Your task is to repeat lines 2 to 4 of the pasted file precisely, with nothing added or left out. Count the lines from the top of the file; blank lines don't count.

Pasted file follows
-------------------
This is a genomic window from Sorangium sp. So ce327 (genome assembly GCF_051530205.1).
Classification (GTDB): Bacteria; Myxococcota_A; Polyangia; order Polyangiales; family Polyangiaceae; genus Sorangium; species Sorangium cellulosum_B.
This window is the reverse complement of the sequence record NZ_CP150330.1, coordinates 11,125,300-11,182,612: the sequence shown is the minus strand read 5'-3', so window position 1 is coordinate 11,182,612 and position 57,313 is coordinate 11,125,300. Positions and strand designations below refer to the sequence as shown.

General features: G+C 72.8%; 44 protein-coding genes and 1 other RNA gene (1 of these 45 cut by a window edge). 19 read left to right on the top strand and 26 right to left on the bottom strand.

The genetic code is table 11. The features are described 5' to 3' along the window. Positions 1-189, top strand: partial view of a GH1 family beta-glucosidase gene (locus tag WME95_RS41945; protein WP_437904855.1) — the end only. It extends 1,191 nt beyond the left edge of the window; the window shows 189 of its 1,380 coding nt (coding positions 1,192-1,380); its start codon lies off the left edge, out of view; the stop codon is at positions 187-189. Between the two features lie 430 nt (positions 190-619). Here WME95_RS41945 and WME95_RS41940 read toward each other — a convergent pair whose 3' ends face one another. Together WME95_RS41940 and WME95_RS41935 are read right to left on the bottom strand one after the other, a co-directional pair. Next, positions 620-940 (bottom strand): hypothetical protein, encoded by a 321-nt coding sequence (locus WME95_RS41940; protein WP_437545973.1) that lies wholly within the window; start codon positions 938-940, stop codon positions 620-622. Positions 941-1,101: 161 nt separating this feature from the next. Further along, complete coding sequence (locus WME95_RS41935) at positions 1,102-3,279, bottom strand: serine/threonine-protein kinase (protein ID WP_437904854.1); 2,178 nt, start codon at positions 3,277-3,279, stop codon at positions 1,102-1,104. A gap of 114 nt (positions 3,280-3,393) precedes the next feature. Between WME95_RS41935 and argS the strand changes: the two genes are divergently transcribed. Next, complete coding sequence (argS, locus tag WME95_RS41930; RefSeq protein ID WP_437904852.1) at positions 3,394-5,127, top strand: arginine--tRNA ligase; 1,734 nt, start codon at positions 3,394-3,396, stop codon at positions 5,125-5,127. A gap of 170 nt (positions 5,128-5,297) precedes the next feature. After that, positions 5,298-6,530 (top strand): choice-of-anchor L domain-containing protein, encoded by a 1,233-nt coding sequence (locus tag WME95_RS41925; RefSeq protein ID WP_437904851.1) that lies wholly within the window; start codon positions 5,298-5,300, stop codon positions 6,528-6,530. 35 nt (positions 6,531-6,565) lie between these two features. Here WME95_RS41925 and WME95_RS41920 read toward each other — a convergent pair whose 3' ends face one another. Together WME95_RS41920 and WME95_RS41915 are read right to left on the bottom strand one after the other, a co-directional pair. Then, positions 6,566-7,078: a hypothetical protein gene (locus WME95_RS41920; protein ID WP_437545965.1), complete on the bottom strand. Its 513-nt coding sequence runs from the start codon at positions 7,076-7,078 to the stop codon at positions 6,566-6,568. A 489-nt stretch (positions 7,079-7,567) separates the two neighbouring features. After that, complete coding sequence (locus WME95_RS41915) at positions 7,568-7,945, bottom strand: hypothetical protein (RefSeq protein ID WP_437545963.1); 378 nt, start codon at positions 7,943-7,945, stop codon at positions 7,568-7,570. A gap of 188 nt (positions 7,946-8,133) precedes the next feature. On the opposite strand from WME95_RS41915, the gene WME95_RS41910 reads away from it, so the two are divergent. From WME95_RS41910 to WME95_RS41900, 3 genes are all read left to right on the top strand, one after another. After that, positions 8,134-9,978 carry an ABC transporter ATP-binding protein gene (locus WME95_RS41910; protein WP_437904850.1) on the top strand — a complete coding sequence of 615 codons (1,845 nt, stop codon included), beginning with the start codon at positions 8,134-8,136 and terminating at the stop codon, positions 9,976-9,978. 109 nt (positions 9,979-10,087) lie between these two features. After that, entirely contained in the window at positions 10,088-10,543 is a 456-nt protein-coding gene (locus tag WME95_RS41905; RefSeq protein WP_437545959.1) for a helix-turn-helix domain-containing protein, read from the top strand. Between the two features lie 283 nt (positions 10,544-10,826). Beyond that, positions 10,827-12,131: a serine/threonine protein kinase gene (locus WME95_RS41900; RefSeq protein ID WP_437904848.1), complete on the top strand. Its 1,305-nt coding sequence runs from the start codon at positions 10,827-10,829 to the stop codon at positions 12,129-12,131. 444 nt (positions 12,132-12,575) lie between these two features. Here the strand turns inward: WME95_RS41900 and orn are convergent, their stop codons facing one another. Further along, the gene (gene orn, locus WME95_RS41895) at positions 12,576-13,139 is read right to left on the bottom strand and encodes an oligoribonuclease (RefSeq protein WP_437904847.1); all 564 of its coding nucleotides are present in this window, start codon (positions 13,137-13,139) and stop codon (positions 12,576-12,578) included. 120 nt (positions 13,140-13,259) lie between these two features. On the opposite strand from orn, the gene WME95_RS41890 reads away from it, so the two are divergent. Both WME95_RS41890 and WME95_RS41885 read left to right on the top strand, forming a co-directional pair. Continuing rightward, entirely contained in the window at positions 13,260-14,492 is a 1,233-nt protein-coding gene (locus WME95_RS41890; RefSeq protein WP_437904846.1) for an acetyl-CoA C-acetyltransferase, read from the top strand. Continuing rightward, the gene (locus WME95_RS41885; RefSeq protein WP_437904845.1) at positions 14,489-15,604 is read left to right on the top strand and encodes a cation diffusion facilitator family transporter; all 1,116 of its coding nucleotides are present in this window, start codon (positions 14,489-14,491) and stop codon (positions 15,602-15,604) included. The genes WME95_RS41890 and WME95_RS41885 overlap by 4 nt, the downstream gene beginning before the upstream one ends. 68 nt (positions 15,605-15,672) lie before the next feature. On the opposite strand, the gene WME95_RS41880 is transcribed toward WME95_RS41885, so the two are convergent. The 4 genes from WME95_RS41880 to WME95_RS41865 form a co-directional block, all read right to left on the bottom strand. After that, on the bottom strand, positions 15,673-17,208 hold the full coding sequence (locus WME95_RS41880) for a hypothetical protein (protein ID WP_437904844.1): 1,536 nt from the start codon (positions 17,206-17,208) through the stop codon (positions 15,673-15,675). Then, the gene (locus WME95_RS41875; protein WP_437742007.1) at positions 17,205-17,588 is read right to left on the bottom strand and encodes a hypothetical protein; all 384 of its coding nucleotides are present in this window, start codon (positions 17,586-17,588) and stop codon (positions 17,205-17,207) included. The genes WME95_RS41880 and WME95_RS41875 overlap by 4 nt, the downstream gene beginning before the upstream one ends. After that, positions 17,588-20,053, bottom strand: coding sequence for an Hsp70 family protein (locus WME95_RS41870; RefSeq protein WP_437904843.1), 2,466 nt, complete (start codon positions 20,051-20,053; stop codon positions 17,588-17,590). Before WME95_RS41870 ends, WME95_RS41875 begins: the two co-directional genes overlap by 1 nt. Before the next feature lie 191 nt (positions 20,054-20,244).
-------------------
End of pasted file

Classification (GTDB): Bacteria; Myxococcota_A; Polyangia; order Polyangiales; family Polyangiaceae; genus Sorangium; species Sorangium cellulosum_B.
This window is the reverse complement of the sequence record NZ_CP150330.1, coordinates 11,125,300-11,182,612: the sequence shown is the minus strand read 5'-3', so window position 1 is coordinate 11,182,612 and position 57,313 is coordinate 11,125,300. Positions and strand designations below refer to the sequence as shown.

General features: G+C 72.8%; 44 protein-coding genes and 1 other RNA gene (1 of these 45 cut by a window edge). 19 read left to right on the top strand and 26 right to left on the bottom strand.